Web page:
I'm not sure I completely understand how RADIUS authentication really works. As usual, setting up RADIUS wireless authentication turned into a major project. The SQL server was my major challenge. I even read the instructions. I eventually made it work, but ended up with more questions on how it works, than answers.
List of RADIUS servers:
Passwords suck. I've degenerated into becoming a archive for my customers passwords, a rather dangerous and wasted exercise. I'm somewhat of a fan of X.509 authentication, with a USB dongle containing the certificates, but even that's become a mess, with my medical office customers, when someone forgets their dongle at home. I have some hope that the growing use of thumbprint identification will eliminate password management problem.
Nope. You missed my point. The problem I'm trying to solve is prevent wireless sniffing of hot spot traffic. If the traffic were encrypted with a unique one time WPA key delivered by a RADIUS server, sniffing would be impossible. I have a 2nd experimental access point running this way at a customers, and so far, it's working.
Nope. I rarely pay for support. However, the customers that call me on their cell phone, while sitting at a random wireless hot spot, asking how to login or connect, certainly know how expensive I can be.
If you enable WPA-RADIUS on the access point, and AT&T goes to RADIUS authentication, then there are no changes that need to be made on the client end.
All current wireless clients auto detect the method of authentication, and supply a corresponding dialog box for login if required. The user types in the login and password and that's all. Both the access point and the client get a unique WPA key from the RADIUS server, for the session, which makes it secure. If the system operators need a "Click OK to assume responsibility" splash page, it can be presented AFTER the login, and not before as is currently the practice.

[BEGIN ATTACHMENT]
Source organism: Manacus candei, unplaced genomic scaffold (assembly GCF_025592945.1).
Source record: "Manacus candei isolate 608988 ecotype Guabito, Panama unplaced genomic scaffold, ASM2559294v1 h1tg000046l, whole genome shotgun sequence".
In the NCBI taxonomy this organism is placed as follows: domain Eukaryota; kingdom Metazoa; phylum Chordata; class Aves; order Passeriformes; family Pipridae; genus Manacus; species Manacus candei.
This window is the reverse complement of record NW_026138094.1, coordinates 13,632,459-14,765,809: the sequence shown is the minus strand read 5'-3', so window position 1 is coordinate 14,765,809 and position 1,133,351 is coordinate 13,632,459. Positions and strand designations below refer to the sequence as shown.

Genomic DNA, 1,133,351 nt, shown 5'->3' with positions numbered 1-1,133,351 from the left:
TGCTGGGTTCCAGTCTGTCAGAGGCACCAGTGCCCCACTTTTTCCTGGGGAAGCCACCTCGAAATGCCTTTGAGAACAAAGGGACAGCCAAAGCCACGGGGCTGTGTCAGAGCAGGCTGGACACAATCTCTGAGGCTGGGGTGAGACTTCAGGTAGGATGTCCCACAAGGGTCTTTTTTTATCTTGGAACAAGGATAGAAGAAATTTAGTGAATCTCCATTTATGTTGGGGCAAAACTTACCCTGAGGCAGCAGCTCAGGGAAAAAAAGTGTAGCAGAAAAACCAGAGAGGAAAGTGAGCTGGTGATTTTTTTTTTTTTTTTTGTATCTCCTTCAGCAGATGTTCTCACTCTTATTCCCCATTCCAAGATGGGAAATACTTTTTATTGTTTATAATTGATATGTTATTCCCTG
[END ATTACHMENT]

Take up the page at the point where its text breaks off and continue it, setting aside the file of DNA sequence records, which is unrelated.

I do agree that it doesn't work the way I describe "out of the box". It requires some configuration on the access point, in addition to the RADIUS server and SQL server. There's also the nightmare of user password administration. However, once this is done, a hot spot user, with an existing account, can simply walk in with a laptop that has no additional software, login/authenticate via RADIUS, and have a secure and encrypted wireless connection. At least that's the way I've experienced it.
What part of the WPA-RADIUS login process doesn't work the way I described? I did have to manually tinker with the "key supplied by server" setting with XP Wireless Zero Config, but that was fixed when I installed some updates. The Buffalo, Netgear, and DLink clients all connected without this added step. Also, I had a problem when I changed a users password, as WZC just complained that the login failed, but didn't bother to supply a new login dialog. That's apparently a WZC bug as the other clients did it right.
So, what part of the WPA-RADIUS login and authentication process doesn't work the way I described with the stock XP clients? Note that I'm not talking about the existing McDonalds/AT&T/Wayport system, which doesn't use WPA-RADIUS.
On Fri, 02 Nov 2007 05:36:59 -0700, Jeff Liebermann wrote in :
The "changes" are that the user has to remember and type in a userid and password, which will result in many more support issues. With an open system it just connects automatically. With WPA-PSK, it's configured once and then never again. With VPN, most clients can be configured once and then never again.